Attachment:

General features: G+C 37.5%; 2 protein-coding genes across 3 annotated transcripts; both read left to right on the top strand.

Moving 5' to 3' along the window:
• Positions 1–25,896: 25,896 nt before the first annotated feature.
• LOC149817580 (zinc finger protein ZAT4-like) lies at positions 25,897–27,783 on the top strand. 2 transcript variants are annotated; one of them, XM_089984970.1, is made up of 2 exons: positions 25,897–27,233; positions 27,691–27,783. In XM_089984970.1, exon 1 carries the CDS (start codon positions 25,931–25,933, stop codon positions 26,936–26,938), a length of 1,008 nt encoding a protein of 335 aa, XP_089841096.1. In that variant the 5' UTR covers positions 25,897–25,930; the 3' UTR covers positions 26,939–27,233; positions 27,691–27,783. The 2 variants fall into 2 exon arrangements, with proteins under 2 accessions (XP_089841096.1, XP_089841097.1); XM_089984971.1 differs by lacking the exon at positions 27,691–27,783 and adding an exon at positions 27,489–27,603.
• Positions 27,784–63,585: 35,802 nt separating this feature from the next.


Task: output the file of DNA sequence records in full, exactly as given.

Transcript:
General features: G+C 37.5%; 2 protein-coding genes across 3 annotated transcripts; both read left to right on the top strand.

Moving 5' to 3' along the window:
• Positions 1–25,896: 25,896 nt before the first annotated feature.
• LOC149817580 (zinc finger protein ZAT4-like) lies at positions 25,897–27,783 on the top strand. 2 transcript variants are annotated; one of them, XM_089984970.1, is made up of 2 exons: positions 25,897–27,233; positions 27,691–27,783. In XM_089984970.1, exon 1 carries the CDS (start codon positions 25,931–25,933, stop codon positions 26,936–26,938), a length of 1,008 nt encoding a protein of 335 aa, XP_089841096.1. In that variant the 5' UTR covers positions 25,897–25,930; the 3' UTR covers positions 26,939–27,233; positions 27,691–27,783. The 2 variants fall into 2 exon arrangements, with proteins under 2 accessions (XP_089841096.1, XP_089841097.1); XM_089984971.1 differs by lacking the exon at positions 27,691–27,783 and adding an exon at positions 27,489–27,603.
• Positions 27,784–63,585: 35,802 nt separating this feature from the next.